And here he is, the man of the hour. Arguably the most famous character on this list, for good reason. Vito Corleone's is the quintessential story of success in America, amidst horrific corruption. Curiously, it's told in reverse. In the first film, considered by many to be the greatest film of all time, Marlon Brando plays Vito as the sophisticated, brilliant, and, perhaps, guilty patriarch of the most powerful crime family in New York City, struggling to protect the lives and souls of the people he loves as his world falls apart. In the sequel, also considered by many to be the greatest film of all time, Robert De Niro plays the character in flashbacks as a Sicilan immigrant whose rise in the mafia and fall from grace mirror Michael's. Brando and De Niro were both awarded the Best Actor and Best Supporting Actor (switching places each time with Pacino, who took home squat). Not coincidentally, the third and worst film in the series is absent the character, who sadly does not travel back in time to meet his younger self and warn him about Sentinels.
The fact that Al Pacino won neither Best Supporting Actor in The Godfather, for his role as a good man being corrupted by the italian mafia; nor for Best Actor in The Godfather Part II for his starring role as a bad man being even more corrupted by the italian mafia, is almost as much of a crime as this run-on sentence. It would also go a long way to explaining how he eventually won for making toddler noises in Scent of a Woman, in the Academy's now-standard practice of giving people awards for things they should have already had awards for. In any case, Pacino's performance is only part of what makes these two movies so legendary among cinema.
Hughes, the man who is, by all accounts, the inspiration behind Iron Man, is the definition of Hollywood legend. A filmmaker, producer, inventor, aviator, billionaire, and severely developmentally disabled eccentric genius and all-around crazy person, Howard Hughes helped make Hollywood what it is today through ambition, brilliance, assholeishness, and general insanity. Also my dad totally hung out in his plane once. While he was basically a plot contrivance in 1980's Melvin and Howard, for which Jason Robards was nominated for Best Supporting Actor; his true character shines through in Martin Scorcese's The Aviator in 2004. For his emphasis on Hughes's obsessive compulsive lifestyle, Leonardo Dicaprio was nominated for Best Actor. He did not win though, and so an internet meme was born.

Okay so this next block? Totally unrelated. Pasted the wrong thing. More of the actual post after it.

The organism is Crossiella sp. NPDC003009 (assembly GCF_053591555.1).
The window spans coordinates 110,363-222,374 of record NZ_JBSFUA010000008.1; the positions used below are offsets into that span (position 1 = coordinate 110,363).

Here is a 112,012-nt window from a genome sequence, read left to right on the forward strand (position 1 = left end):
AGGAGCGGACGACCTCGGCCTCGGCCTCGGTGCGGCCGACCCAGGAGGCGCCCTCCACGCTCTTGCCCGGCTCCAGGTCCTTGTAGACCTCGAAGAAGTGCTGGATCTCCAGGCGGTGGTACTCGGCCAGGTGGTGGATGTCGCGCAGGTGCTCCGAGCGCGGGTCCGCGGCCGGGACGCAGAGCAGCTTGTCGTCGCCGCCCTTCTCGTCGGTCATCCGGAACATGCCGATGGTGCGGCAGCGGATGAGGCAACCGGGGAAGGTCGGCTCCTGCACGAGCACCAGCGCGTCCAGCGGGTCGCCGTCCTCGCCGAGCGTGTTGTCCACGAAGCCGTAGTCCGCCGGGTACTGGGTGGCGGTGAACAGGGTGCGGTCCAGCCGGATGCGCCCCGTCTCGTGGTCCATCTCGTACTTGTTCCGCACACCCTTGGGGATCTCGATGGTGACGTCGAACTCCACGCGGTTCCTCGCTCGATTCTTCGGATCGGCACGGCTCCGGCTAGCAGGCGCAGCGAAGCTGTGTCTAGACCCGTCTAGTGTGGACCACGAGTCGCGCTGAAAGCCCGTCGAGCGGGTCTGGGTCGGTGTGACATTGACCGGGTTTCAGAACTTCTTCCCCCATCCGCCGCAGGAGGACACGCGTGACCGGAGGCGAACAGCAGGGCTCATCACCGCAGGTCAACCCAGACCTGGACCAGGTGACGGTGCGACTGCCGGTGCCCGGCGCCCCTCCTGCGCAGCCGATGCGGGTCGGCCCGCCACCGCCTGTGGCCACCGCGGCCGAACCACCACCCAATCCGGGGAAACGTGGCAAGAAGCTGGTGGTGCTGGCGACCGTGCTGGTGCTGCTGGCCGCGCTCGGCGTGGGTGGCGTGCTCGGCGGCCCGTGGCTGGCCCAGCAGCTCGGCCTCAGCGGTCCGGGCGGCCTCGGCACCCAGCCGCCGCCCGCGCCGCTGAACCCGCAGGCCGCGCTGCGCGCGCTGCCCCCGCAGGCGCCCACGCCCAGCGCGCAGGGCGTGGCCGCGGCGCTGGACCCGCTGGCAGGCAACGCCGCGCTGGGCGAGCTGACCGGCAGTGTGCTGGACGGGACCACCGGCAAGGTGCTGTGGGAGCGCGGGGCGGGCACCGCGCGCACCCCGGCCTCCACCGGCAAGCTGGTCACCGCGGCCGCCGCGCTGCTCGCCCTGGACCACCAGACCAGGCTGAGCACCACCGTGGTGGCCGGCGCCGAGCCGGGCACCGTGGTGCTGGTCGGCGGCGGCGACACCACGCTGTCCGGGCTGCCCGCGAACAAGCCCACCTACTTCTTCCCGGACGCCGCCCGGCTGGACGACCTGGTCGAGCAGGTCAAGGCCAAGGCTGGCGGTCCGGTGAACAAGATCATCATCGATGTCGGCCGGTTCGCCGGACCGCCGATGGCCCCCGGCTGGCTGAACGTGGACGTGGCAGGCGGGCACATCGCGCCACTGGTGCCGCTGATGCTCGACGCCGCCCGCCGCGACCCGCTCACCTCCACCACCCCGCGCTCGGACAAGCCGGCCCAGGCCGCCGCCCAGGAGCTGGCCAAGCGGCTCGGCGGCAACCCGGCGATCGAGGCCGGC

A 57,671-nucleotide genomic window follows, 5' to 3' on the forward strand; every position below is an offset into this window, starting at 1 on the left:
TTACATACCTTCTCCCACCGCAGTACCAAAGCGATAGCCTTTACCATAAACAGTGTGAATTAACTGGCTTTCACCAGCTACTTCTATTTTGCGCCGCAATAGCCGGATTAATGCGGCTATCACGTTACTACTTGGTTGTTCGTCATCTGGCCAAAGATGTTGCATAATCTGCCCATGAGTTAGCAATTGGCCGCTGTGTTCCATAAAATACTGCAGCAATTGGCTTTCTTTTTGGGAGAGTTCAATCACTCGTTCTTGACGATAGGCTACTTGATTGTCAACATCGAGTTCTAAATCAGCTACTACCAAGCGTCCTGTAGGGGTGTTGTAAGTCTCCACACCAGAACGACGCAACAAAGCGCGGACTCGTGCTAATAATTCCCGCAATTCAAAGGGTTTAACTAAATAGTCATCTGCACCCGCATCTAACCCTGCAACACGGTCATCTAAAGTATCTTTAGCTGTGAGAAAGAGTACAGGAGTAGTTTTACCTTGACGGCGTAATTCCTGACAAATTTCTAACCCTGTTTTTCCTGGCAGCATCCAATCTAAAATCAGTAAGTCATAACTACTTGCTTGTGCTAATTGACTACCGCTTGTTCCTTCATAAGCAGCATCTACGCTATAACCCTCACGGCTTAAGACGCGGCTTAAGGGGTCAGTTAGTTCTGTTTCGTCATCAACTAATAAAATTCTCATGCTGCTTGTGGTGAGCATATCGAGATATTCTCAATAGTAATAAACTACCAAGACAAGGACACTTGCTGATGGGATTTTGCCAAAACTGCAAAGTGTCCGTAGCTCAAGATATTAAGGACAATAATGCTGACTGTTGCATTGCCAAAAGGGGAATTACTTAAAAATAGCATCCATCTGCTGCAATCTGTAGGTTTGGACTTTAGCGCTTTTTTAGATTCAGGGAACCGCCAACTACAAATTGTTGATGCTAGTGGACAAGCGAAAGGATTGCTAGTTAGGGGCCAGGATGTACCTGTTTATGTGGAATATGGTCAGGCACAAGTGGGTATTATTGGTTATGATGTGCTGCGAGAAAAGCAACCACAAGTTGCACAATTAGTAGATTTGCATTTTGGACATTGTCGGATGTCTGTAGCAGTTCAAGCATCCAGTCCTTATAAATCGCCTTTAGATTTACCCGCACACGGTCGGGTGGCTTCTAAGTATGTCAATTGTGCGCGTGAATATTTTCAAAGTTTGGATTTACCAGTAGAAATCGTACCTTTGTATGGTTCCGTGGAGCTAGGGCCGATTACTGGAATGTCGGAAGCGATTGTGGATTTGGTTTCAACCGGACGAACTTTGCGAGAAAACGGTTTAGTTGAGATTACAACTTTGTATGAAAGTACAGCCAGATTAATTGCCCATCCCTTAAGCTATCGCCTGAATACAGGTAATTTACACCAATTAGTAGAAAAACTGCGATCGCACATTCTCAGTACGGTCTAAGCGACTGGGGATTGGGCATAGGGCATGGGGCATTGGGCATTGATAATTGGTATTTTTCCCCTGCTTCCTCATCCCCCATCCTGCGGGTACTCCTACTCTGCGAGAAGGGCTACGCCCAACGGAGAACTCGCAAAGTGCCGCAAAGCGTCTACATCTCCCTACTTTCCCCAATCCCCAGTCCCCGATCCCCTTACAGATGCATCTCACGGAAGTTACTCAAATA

President Richard Nixon
The mastermind behind Watergate, the inventor of the double-peace sign, and the only guy on this list with a bigger nose than Cyrano's; our 37th President may not be the best, or even close, but he may be the most villainously Shakespearean. Or at least the most like a Bond baddie. And I would know by this fucking point, trust me. Perhaps thats why both Anthony Hopkins (for Nixon in 1995) and Frank Langella (for Frost/Nixon) saw nominations for Best Actor for giving us insight into what made this disgustingly power-hungry man tick.
Queen Elizabeth I of England
And we come to it at last, the record-holder for the female character most nominated at the Academy Awards is none other than the world's most famous queen, Elizabeth I. Somewhat fitting that the character tied with Henry VIII would be none other than his own daughter. Brilliant, classy, and badass to the end, Elizabeth showed the western world that a woman could lead and do it damn well. Hell, she was friends with Shakespeare, and apparently she ran into Doctor Who a few times. Anyway, the great Cate Blanchett did the character justice in the rather great Elizabeth (1998) and its rather not-so-great sequel Elizabeth: The Golden Age (2007). Blanchett was good enough to become nominated for Best Actress both times, but did not win. Who did win was Judi Dench, for her fan-fucking-tastic supporting portrayal in Shakespeare in Love in 1998. That's right, she was even nominated at the same time as Blanchett, and had about a fraction of the screen time. That's talent.
In what was a nice twist on the "interesting man and his doting wife" cliche, Iris told the story of the brilliant and famous female philosopher Iris Murdoch, and her life alongside her loving husband, before having to deal with all the bullshit that comes with alzheimer's disease. For playing the philosopher at two different times in her life, Judi Dench and Kate Winslet were both nominated for Actress and Supporting Actress in 2001.
Well I'm pretty sure that's all of them. Let me know if I'm wrong, because I'm not going to go down the full list of nominees and press "control F" on every name. Again. In case you couldn't tell, I really didn't feel like doing homework today.